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Scientists devise better way to measure BP

Currently available automatic blood pressure measurement devices are commonly off by 10 to 15 mmHg. This is mainly due to indirect determination of the blood pressure from the oscillometric air-pressure wave measurements taken by automatic devices.

A patient with  incorrect high blood pressure diagnosis may be prescribed blood pressure-lowering medication unnecessarily. These medications can cause blood pressure to dip too low (hypotension).

Side effects of hypotension can include short-term symptoms such as dizziness and fainting and long-term problems such as insufficient blood supply to vital organs, which can lead to acute kidney injury and cognitive impairment.

A research team has developed a device — using a technique called photoplethysmography — to more accurately measure systolic blood pressure. The device uses a pressure cuff wrapped around the arm and an electro-optic probe on the finger.  “The finger probe is similar to that of pulse oximeter: It includes a light-source emitting light into the finger and a detector, which measures the light transmitted through the finger,” Meir Nitzan explained.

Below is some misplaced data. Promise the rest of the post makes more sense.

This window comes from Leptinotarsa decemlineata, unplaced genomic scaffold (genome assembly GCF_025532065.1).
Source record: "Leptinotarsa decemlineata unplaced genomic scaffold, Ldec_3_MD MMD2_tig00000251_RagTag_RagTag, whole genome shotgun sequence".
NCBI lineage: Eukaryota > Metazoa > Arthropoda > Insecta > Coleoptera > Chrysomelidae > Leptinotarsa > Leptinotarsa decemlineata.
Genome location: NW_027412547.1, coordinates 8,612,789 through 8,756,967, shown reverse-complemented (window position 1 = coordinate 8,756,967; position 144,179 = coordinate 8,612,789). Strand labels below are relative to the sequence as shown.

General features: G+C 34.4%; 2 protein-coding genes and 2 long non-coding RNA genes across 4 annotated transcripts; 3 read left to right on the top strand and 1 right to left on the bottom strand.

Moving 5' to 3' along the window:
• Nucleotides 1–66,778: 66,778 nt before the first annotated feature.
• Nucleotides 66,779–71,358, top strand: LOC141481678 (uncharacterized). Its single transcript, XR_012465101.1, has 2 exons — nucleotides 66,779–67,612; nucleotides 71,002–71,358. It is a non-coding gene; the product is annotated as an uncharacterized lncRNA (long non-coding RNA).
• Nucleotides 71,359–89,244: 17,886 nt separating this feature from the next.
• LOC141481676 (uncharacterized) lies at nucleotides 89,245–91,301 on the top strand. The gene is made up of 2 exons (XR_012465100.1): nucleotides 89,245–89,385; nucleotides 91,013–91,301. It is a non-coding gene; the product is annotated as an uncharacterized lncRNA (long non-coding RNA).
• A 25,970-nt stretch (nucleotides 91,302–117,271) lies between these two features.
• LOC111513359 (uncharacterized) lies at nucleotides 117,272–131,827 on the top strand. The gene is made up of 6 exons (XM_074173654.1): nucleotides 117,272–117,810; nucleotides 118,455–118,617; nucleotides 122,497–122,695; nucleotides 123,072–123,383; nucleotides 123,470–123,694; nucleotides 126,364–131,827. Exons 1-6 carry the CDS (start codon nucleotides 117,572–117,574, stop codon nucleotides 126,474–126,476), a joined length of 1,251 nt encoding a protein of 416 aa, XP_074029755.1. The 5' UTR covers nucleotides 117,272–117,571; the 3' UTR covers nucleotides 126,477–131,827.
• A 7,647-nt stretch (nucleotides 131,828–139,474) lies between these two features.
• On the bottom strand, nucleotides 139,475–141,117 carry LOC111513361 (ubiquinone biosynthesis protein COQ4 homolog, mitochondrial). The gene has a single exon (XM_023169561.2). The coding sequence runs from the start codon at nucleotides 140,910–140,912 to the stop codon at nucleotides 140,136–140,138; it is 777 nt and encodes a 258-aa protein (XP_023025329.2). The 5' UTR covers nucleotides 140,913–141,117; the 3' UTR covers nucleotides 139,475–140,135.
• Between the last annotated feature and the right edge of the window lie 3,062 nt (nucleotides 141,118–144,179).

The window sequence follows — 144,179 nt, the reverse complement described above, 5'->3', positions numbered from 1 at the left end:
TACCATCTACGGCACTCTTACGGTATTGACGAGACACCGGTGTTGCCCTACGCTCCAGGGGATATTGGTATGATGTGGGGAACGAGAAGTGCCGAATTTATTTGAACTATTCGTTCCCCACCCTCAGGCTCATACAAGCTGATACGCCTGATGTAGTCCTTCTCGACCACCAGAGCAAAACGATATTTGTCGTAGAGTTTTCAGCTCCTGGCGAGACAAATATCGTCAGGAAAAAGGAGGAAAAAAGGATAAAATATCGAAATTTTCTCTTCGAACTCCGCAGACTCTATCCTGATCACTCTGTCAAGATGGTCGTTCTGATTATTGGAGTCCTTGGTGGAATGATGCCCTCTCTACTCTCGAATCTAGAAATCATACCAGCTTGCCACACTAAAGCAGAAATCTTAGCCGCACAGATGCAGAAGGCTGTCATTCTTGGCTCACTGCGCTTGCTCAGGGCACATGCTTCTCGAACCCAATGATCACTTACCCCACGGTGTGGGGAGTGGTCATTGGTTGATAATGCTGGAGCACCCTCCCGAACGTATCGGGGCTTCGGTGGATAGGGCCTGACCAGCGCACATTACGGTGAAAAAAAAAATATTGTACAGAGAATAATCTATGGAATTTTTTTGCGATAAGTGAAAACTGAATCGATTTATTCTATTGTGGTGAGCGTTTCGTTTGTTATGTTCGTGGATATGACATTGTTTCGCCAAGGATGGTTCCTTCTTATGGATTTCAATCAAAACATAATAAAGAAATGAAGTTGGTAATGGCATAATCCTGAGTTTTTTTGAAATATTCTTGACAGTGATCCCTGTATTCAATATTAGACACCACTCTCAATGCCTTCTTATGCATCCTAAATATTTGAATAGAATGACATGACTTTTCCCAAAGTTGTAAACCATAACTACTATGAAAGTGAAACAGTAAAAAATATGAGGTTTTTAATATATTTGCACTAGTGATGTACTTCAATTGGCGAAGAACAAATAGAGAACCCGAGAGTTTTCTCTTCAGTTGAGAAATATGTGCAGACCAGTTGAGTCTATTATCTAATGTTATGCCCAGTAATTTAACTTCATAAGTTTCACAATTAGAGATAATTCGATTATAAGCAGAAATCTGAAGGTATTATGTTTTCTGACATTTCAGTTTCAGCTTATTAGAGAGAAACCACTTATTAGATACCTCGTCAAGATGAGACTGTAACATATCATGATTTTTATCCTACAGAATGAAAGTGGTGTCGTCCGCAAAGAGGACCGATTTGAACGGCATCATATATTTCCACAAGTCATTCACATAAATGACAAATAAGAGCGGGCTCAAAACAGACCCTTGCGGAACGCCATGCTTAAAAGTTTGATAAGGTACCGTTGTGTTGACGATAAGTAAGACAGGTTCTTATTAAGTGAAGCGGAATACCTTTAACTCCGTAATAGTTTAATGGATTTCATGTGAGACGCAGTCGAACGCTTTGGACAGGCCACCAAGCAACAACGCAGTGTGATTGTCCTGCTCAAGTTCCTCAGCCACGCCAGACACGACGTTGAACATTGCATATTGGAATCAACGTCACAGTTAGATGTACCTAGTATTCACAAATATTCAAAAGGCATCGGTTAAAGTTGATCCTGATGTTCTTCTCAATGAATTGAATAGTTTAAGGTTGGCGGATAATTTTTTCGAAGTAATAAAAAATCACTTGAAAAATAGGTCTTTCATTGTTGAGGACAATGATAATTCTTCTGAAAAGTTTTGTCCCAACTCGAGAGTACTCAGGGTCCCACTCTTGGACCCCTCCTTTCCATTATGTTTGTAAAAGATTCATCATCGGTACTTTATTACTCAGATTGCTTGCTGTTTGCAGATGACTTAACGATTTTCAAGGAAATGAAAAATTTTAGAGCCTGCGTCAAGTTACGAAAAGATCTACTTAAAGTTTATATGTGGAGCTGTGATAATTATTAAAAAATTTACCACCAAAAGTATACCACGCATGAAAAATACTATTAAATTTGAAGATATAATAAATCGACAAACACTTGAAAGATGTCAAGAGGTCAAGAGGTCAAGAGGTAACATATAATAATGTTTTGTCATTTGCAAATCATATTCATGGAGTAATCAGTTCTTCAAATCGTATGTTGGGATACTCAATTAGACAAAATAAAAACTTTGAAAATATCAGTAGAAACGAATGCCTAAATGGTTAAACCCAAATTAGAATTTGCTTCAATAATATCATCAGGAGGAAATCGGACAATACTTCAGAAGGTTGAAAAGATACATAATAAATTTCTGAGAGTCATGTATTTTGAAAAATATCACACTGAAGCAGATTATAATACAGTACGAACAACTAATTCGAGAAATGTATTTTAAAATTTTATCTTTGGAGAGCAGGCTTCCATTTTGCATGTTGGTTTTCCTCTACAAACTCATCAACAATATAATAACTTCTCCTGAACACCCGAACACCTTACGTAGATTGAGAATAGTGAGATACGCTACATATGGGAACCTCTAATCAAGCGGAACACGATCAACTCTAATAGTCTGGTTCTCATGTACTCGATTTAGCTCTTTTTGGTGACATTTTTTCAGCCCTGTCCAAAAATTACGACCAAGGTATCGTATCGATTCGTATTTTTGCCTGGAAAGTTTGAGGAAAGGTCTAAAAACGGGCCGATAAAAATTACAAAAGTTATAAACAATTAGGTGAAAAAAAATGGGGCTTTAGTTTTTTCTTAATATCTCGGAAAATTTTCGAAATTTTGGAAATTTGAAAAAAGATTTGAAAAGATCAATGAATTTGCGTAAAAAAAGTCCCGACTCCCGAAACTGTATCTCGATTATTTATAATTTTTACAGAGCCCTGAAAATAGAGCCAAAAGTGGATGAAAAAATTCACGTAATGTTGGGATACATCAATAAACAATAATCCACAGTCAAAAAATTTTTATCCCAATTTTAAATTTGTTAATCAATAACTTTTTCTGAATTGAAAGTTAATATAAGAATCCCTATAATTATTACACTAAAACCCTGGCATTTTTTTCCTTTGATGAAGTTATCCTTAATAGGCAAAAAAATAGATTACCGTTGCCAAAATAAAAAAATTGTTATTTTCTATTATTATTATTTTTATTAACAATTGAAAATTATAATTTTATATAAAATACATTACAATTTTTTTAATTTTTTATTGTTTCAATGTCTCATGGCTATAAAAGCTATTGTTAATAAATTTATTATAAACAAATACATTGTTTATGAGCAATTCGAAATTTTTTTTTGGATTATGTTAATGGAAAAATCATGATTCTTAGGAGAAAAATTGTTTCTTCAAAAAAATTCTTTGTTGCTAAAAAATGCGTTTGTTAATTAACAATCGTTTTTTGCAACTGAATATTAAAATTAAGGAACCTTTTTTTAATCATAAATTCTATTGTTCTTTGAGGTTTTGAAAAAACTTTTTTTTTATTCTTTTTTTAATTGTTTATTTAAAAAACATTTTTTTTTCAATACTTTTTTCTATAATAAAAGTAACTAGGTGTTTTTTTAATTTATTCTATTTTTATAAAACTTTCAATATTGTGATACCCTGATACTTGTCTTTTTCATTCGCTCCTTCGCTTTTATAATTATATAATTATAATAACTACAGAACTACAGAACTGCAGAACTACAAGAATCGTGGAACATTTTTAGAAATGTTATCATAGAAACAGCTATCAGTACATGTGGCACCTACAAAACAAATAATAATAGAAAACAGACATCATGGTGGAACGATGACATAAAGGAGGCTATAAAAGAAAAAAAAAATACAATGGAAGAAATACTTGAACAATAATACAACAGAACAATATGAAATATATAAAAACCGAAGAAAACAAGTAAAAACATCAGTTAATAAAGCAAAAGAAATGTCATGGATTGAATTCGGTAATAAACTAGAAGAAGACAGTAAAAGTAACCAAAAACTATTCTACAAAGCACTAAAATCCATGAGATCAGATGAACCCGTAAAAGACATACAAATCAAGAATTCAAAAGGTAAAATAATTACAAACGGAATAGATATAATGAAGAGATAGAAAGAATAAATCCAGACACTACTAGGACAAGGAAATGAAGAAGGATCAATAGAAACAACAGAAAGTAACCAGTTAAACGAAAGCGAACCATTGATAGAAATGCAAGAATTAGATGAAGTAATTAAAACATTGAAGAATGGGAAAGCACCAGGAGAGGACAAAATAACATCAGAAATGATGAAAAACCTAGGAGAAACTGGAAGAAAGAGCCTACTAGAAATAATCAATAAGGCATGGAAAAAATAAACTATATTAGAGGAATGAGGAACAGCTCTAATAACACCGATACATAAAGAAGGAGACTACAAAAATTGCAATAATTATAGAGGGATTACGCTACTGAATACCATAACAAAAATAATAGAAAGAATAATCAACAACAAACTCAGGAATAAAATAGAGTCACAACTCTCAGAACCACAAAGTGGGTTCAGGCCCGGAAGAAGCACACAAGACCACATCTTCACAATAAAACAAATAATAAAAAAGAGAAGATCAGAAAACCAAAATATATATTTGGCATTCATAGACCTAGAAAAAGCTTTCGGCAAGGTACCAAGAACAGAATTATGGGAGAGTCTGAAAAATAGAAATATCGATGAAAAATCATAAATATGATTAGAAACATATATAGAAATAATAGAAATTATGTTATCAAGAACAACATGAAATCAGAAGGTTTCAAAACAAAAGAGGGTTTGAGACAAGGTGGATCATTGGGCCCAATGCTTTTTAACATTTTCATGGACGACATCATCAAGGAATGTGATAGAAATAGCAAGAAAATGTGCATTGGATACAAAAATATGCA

“The transmitted light exhibits pulses at the heart rate, due to cardiac-induced blood volume changes in the finger tissue. When the cuff pressure increases to above systolic blood pressure these pulses disappear, and when the cuff pressure decreases to below systolic blood pressure they reappear. This effect enables the determination of systolic blood pressure.”

A systolic blood pressure measurement of 140 mmHg or higher and a diastolic measurement of 90 mmHG or higher (140/90 mmHg) is considered high.

Blood pressure  measurements can be affected by “white coat syndrome” – fear or anxiety in a doctor’s office causes blood pressure to measure above normal levels.


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